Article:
|Monday, Aug 8, 2005|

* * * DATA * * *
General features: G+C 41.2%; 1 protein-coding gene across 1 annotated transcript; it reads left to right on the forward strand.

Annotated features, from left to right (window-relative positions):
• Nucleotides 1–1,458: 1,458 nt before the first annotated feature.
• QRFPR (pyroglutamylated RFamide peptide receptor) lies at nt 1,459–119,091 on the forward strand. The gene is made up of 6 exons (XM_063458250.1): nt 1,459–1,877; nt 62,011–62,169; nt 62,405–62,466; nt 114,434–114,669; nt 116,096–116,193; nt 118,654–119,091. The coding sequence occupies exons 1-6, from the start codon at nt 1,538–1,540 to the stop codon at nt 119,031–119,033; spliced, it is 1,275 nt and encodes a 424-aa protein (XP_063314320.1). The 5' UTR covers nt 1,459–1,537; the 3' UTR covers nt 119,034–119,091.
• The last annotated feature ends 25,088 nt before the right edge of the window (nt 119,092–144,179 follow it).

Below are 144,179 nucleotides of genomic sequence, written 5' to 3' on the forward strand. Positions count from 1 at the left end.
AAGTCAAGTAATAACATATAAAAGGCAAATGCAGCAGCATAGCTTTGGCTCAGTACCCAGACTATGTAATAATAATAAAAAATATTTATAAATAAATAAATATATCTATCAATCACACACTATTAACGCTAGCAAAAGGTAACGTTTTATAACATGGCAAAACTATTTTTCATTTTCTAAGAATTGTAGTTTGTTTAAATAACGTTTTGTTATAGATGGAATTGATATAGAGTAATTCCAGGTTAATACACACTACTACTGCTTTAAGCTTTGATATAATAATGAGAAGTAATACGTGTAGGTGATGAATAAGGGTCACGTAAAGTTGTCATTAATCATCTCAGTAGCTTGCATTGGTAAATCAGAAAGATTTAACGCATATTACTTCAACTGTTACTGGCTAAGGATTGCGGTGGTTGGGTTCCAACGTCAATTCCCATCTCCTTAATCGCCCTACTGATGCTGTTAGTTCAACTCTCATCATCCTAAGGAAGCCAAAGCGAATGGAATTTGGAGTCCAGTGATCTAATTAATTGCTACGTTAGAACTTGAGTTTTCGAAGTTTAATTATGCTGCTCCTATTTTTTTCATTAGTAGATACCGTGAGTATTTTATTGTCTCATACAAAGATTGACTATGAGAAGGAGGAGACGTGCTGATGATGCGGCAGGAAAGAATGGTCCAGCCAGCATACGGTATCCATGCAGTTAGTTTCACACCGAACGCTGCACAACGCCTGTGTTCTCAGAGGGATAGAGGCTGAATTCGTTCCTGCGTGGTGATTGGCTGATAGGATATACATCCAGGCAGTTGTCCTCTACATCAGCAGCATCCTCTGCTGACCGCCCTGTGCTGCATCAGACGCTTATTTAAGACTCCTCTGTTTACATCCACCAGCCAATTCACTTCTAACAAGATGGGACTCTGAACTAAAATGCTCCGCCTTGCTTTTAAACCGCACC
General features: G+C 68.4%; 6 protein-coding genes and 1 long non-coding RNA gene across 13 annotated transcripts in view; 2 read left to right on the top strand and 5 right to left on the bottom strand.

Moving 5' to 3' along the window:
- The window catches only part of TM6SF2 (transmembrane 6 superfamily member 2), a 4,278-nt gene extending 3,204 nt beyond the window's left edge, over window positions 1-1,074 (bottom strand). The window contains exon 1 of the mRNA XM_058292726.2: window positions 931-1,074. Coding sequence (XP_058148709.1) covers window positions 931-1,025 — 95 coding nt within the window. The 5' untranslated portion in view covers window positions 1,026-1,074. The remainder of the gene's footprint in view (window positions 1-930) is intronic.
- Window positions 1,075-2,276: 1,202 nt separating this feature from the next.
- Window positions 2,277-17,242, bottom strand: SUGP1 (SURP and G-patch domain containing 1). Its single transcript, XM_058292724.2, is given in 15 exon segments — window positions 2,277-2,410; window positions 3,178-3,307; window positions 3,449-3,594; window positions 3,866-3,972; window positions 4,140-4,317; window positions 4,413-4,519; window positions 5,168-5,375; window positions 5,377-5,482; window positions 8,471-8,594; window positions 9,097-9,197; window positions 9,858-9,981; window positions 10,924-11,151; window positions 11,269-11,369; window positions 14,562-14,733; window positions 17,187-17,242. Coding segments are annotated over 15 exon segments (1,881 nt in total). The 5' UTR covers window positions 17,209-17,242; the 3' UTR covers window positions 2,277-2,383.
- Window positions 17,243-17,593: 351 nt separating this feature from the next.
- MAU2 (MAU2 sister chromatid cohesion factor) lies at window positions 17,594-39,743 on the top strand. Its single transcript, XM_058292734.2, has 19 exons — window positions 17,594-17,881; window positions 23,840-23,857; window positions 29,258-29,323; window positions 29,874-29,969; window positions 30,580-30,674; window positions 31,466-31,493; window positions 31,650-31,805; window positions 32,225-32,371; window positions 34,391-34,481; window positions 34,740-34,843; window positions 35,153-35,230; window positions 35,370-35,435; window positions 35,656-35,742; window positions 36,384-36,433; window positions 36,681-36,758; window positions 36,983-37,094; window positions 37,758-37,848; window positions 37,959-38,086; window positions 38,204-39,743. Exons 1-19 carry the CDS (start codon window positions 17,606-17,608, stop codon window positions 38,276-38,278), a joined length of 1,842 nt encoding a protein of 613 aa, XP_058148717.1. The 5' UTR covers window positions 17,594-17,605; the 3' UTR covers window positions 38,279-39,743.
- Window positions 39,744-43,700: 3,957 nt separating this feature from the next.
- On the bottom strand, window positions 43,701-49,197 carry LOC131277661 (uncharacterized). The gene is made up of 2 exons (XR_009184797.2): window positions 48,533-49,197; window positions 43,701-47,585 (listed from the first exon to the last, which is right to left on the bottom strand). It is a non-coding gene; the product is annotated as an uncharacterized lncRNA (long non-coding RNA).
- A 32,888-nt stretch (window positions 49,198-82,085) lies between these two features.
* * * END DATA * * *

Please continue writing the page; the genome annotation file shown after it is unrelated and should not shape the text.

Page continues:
If you ask the Roads End Prescribed Fire Burn Boss how the fire burned, she would say it was "light and spotty." Under some circumstances, this would be a disappointing outcome, but in this case, it was exactly what the fire managers at Sequoia and Kings Canyon National Parks wanted. The Roads End Prescribed Fire in May 2005 was designed to restore the pattern of fire on the landscape while minimizing the impacts of an invasive plant species: cheatgrass. This highly flammable plant from Europe and Asia has invaded forests across the western United States changing the way fires burn and choking out native plant species. No one knows for sure how cheatgrass was originally introduced into the area, but one likely method was inside hay for stock animals. Cheatgrass increased dramatically in the parks after prescribed burns were conducted in the 1980s and 1990s. In 1998, the parks suspended the prescribed fire program in Cedar Grove to conduct a research project. Fire managers and researchers wanted to know the combined role that fire may be playing in spreading or limiting cheatgrass. Funding was acquired through the Joint Fire Sciences Program and researchers from the United States Geological Survey (USGS) designed the methods. In 2001 and 2002, scientists and fire crews conducted experiments at a variety of sites to analyze the success or failure of cheatgrass given different levels of nutrients, fuel, seed, shade, or fire. Although many of the treatments had only mild effects on cheatgrass, one seemed to offer some hope. Scientists found that in unburned plots, a two-inch layer of pine needles was very effective at eliminating cheatgrass. Adapting this information for burn management, the parks could choose to build-up pine needles by allowing more time between fires and then conducting periodic low-intensity fires to protect the trees that produce needles and reduce soil disturbance. Can it be this simple? Unfortunately, no. If the parks allow too much material to buildup on the ground in order to control cheatgrass, fire intensities would change. The historic low-intensity fires characteristic of ponderosa pine forests would be replaced by high-intensity fires. Cheatgrass researchers found that when plots with heavy litter burned intensely, few cheatgrass seeds survived, but those that did formed vigorous plants. So, what is the balance? For now, fire managers will apply what was learned and burn less frequently and under cooler conditions to control intensity. The Roads End Prescribed Fire was the first burn that was planned using information from the research project. It was conducted in late-spring to achieve lighter burning conditions and the whole unit was surveyed for cheatgrass prior to burning. This baseline information will help managers understand if the effort was successful when the area is resurveyed in the future. Have the parks been able to "cheat" cheatgrass? Time will tell. Cheatgrass will never be completely eliminated from the area, but fire personnel and researchers will keep looking for ways to minimize its impacts on native plants. For more information about this cheatgrass study, contact Tom McGinnis (firstname.lastname@example.org) or Jon Keeley (email@example.com).